Eric Adams tweeted the news in response to Miami Mayor Francis Suarez’s similar announcement, igniting game theory dynamics.
- NYC Mayor-Elect Eric Adams will take his first three paychecks in bitcoin.
- The move comes in response to Miami Mayor’s announcement two days before, saying he would take his next paycheck fully in BTC.
- One of Bitcoin’s most essential characteristics, game theory, has begun playing out at the U.S. politics level.
Game theory has started playing out in politics as the New York City Mayor-Elect announced he would be taking his first three paychecks fully in bitcoin, only a couple of days after his Miami counterpart shared a similar move.
“In New York we always go big, so I’m going to take my first THREE paychecks in Bitcoin when I become mayor,” Eric Adams tweeted. “NYC is going to be the center of the cryptocurrency industry and other fast-growing, innovative industries! Just wait!”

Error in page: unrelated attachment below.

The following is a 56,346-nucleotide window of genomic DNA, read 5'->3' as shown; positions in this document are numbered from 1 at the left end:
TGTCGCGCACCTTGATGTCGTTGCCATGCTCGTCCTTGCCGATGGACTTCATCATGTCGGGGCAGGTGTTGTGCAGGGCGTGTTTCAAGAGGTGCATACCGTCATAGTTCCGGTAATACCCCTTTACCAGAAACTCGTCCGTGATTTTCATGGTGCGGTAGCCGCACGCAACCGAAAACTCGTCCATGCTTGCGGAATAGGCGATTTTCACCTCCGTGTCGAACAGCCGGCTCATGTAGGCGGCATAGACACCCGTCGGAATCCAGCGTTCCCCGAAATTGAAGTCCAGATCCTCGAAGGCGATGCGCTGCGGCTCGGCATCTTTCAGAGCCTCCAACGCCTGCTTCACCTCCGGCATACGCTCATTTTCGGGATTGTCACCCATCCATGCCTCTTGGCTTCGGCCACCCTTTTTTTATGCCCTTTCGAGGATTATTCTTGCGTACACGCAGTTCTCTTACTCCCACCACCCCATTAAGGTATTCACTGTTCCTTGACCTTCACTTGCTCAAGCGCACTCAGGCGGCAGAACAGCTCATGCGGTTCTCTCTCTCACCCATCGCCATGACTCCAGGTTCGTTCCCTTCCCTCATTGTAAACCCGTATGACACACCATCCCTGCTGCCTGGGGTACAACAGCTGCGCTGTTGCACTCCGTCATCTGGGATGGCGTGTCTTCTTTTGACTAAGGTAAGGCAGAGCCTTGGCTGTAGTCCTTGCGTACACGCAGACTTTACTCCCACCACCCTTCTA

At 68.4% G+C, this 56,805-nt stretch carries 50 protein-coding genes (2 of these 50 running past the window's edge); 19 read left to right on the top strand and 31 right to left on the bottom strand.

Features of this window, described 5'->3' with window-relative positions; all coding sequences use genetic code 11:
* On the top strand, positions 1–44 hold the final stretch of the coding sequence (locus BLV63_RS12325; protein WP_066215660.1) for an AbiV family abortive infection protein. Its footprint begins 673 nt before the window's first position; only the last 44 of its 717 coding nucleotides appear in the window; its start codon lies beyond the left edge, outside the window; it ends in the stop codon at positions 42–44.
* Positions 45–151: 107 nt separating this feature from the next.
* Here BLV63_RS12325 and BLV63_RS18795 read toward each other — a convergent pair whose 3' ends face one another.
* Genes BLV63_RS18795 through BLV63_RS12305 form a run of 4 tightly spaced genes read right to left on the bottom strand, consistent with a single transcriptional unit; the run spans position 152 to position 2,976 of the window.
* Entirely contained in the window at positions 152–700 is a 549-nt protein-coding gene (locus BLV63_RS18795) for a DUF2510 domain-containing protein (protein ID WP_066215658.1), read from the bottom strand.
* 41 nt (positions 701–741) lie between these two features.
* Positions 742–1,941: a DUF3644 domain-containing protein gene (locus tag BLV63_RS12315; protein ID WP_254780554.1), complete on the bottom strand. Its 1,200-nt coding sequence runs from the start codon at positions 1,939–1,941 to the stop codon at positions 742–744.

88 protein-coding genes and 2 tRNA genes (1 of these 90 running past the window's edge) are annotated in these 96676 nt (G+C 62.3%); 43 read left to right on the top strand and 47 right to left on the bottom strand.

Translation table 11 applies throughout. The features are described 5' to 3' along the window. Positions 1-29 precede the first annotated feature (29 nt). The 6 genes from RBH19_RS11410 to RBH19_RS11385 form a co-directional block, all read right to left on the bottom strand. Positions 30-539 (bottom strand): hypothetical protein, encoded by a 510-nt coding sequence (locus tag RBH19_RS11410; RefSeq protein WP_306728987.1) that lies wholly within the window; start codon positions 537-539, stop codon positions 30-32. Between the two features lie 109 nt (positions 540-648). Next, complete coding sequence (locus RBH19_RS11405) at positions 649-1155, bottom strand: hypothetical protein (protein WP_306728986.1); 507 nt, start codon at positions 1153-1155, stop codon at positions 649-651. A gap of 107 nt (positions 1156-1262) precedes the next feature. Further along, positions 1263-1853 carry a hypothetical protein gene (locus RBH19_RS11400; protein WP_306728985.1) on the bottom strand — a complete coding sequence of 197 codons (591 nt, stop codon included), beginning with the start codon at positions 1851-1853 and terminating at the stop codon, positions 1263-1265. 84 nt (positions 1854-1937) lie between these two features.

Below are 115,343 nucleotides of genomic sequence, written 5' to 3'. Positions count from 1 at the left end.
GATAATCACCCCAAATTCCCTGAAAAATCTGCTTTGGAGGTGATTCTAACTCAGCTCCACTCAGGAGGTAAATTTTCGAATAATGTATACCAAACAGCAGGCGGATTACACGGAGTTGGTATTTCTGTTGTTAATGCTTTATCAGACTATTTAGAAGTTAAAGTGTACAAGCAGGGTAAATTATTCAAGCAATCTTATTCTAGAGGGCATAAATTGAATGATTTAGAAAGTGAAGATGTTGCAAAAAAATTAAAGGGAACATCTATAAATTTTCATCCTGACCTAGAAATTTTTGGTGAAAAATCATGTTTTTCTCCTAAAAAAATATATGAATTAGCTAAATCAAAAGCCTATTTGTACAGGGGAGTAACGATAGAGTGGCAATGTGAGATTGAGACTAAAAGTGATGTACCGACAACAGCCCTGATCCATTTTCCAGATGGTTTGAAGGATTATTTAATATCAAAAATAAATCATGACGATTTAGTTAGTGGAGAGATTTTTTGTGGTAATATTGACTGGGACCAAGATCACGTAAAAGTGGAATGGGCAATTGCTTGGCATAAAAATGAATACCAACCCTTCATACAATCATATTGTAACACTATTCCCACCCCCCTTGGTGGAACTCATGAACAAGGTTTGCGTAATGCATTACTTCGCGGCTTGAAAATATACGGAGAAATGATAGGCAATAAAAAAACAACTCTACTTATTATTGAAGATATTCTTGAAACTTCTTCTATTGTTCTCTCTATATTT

The tweet came in response to Miami Mayor Francis Suarez, who committed on November 2 to take the entirety of his next paycheck in BTC, effectively becoming the first known U.S. politician to do so. Now, Adams is trying to offset his second-place status by tripling the commitment.
Adams was recently elected as the next mayor of New York City after a candidate run marked by enthusiasm and promises around Bitcoin. The mayor-elect vowed to Bloomberg yesterday that he will “look at what’s preventing the growth of Bitcoin and cryptocurrency in our city.”
Despite big and bullish promises, the mayor-elect also shared his plans to develop a “New York Coin,” similar to the one being implemented by Suarez in Miami. “We’re going to look in the direction to carry that out,” Adams added in his comments to Bloomberg.
Although both politicians fall for the token novelty, part of their actions align with the Bitcoin ethos and unlock a new game arena: politics game theory. Having two prominent U.S. politicians take 100% of some of their paychecks in BTC legitimizes the network and the asset, pushing adoption further. However, users must differentiate between a true digital monetary good, bitcoin, from a populist initiative like city coins.